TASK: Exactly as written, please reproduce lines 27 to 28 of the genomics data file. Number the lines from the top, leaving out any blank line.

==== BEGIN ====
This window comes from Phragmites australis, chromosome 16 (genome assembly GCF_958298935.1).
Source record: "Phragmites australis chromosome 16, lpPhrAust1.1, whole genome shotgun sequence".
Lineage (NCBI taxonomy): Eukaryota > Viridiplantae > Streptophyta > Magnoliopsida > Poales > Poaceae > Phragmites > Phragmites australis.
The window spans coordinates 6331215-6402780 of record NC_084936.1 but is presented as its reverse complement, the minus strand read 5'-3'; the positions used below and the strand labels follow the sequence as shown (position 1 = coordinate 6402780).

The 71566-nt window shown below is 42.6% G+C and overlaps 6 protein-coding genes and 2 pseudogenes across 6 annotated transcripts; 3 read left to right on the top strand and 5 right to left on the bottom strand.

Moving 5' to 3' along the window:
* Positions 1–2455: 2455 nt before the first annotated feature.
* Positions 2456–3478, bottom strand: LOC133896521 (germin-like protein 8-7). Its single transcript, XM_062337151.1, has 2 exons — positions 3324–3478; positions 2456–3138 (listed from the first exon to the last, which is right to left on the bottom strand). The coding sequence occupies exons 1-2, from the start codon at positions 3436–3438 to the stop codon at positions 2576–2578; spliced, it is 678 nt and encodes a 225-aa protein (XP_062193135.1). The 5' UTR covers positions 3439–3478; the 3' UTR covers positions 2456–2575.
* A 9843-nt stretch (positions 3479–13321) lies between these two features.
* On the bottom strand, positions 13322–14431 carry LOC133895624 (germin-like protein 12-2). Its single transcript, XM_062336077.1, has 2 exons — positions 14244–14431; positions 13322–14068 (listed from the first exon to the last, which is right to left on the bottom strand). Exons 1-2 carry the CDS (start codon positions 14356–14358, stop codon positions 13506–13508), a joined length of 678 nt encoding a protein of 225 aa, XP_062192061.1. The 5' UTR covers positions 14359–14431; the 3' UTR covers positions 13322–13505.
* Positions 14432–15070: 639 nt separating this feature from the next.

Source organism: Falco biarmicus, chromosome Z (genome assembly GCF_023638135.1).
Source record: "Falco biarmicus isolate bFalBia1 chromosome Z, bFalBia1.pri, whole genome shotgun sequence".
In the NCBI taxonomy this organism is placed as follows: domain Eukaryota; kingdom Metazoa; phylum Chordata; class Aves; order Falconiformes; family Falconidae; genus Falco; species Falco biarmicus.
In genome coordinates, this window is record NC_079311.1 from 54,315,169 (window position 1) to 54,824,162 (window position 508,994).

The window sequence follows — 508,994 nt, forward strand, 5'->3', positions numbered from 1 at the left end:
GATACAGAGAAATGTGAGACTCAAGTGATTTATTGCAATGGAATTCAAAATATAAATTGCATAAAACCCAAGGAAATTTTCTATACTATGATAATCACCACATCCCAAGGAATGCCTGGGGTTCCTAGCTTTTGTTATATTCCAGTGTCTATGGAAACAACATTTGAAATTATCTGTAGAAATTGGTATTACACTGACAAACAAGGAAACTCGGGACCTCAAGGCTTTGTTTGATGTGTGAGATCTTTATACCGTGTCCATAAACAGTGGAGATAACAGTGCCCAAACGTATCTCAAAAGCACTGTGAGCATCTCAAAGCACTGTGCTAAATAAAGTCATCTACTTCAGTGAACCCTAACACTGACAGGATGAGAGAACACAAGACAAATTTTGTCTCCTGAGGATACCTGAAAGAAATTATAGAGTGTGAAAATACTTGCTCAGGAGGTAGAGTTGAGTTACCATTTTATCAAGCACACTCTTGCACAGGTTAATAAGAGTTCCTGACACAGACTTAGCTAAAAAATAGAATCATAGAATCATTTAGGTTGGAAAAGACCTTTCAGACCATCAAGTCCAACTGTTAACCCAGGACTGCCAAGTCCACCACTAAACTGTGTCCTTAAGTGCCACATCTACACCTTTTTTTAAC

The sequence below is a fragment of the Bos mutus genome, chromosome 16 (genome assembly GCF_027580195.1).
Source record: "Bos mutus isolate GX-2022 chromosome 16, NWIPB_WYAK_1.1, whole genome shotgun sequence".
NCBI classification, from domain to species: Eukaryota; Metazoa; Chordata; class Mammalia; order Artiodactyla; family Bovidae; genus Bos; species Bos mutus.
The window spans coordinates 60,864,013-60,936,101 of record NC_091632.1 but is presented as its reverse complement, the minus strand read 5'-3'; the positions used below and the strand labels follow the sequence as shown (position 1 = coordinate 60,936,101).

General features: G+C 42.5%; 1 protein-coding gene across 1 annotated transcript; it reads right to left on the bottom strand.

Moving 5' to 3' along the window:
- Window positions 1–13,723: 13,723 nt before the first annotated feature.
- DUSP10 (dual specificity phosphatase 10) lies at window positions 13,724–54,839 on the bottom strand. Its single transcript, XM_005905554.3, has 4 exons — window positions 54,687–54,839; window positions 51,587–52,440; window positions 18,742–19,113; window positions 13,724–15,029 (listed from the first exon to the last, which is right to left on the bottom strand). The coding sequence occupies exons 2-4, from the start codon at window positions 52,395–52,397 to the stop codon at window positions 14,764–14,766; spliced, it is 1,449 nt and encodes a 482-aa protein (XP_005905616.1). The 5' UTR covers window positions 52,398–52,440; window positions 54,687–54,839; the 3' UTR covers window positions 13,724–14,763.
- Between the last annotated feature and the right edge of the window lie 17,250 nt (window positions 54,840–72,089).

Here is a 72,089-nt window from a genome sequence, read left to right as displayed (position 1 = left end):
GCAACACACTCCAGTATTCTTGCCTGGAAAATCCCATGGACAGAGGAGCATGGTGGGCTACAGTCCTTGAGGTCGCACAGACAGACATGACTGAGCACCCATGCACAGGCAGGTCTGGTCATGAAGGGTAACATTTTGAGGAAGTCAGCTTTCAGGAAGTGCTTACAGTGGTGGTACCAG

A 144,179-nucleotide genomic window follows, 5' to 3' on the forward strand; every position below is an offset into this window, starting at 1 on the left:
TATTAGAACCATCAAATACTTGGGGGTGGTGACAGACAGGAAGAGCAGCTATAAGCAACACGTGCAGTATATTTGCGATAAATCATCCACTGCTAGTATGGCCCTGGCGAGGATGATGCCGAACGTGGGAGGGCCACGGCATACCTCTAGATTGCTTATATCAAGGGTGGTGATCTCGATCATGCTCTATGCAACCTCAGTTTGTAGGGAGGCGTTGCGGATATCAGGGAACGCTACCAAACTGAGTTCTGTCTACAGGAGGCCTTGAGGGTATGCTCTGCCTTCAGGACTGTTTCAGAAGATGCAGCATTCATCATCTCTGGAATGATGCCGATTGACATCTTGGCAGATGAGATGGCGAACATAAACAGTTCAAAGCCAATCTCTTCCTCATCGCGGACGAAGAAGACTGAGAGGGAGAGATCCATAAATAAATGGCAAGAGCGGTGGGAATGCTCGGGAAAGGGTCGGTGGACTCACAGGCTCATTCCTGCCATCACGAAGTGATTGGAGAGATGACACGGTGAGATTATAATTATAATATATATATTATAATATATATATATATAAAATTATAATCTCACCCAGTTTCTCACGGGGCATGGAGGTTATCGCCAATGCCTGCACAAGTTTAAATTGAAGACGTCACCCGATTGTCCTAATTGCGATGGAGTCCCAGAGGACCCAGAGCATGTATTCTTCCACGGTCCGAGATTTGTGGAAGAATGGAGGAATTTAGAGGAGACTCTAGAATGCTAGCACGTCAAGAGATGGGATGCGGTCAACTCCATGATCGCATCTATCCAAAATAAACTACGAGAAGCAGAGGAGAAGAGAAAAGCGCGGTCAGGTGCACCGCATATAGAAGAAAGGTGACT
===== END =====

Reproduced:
Here is a 72,089-nt window from a genome sequence, read left to right as displayed (position 1 = left end):
GCAACACACTCCAGTATTCTTGCCTGGAAAATCCCATGGACAGAGGAGCATGGTGGGCTACAGTCCTTGAGGTCGCACAGACAGACATGACTGAGCACCCATGCACAGGCAGGTCTGGTCATGAAGGGTAACATTTTGAGGAAGTCAGCTTTCAGGAAGTGCTTACAGTGGTGGTACCAG